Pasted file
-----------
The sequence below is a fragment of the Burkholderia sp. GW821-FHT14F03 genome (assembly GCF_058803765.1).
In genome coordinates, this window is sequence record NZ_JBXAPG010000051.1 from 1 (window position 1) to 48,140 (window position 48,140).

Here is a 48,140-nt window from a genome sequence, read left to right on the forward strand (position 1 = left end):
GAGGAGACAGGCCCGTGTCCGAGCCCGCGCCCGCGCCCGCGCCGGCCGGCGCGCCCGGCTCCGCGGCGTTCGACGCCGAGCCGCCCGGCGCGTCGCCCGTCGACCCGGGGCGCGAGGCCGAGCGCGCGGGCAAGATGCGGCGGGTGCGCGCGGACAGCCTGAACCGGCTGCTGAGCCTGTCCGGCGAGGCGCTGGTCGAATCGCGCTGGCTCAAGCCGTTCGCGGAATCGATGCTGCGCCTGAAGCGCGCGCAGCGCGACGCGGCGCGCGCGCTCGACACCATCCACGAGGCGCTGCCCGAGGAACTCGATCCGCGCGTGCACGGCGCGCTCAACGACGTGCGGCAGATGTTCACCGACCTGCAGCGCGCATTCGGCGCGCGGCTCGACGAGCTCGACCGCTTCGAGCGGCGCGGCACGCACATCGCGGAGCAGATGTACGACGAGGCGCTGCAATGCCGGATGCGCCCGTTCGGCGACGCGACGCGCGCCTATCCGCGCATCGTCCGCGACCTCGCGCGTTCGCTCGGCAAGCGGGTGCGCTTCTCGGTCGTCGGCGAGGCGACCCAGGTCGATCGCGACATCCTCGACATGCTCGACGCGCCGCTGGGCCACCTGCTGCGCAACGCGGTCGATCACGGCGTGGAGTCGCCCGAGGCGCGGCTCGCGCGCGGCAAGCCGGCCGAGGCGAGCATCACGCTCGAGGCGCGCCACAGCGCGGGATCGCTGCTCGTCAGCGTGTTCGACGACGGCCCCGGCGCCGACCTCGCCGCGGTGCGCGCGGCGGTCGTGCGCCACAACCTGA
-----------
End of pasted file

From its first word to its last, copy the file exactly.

The sequence below is a fragment of the Burkholderia sp. GW821-FHT14F03 genome (assembly GCF_058803765.1).
In genome coordinates, this window is sequence record NZ_JBXAPG010000051.1 from 1 (window position 1) to 48,140 (window position 48,140).

Here is a 48,140-nt window from a genome sequence, read left to right on the forward strand (position 1 = left end):
GAGGAGACAGGCCCGTGTCCGAGCCCGCGCCCGCGCCCGCGCCGGCCGGCGCGCCCGGCTCCGCGGCGTTCGACGCCGAGCCGCCCGGCGCGTCGCCCGTCGACCCGGGGCGCGAGGCCGAGCGCGCGGGCAAGATGCGGCGGGTGCGCGCGGACAGCCTGAACCGGCTGCTGAGCCTGTCCGGCGAGGCGCTGGTCGAATCGCGCTGGCTCAAGCCGTTCGCGGAATCGATGCTGCGCCTGAAGCGCGCGCAGCGCGACGCGGCGCGCGCGCTCGACACCATCCACGAGGCGCTGCCCGAGGAACTCGATCCGCGCGTGCACGGCGCGCTCAACGACGTGCGGCAGATGTTCACCGACCTGCAGCGCGCATTCGGCGCGCGGCTCGACGAGCTCGACCGCTTCGAGCGGCGCGGCACGCACATCGCGGAGCAGATGTACGACGAGGCGCTGCAATGCCGGATGCGCCCGTTCGGCGACGCGACGCGCGCCTATCCGCGCATCGTCCGCGACCTCGCGCGTTCGCTCGGCAAGCGGGTGCGCTTCTCGGTCGTCGGCGAGGCGACCCAGGTCGATCGCGACATCCTCGACATGCTCGACGCGCCGCTGGGCCACCTGCTGCGCAACGCGGTCGATCACGGCGTGGAGTCGCCCGAGGCGCGGCTCGCGCGCGGCAAGCCGGCCGAGGCGAGCATCACGCTCGAGGCGCGCCACAGCGCGGGATCGCTGCTCGTCAGCGTGTTCGACGACGGCCCCGGCGCCGACCTCGCCGCGGTGCGCGCGGCGGTCGTGCGCCACAACCTGA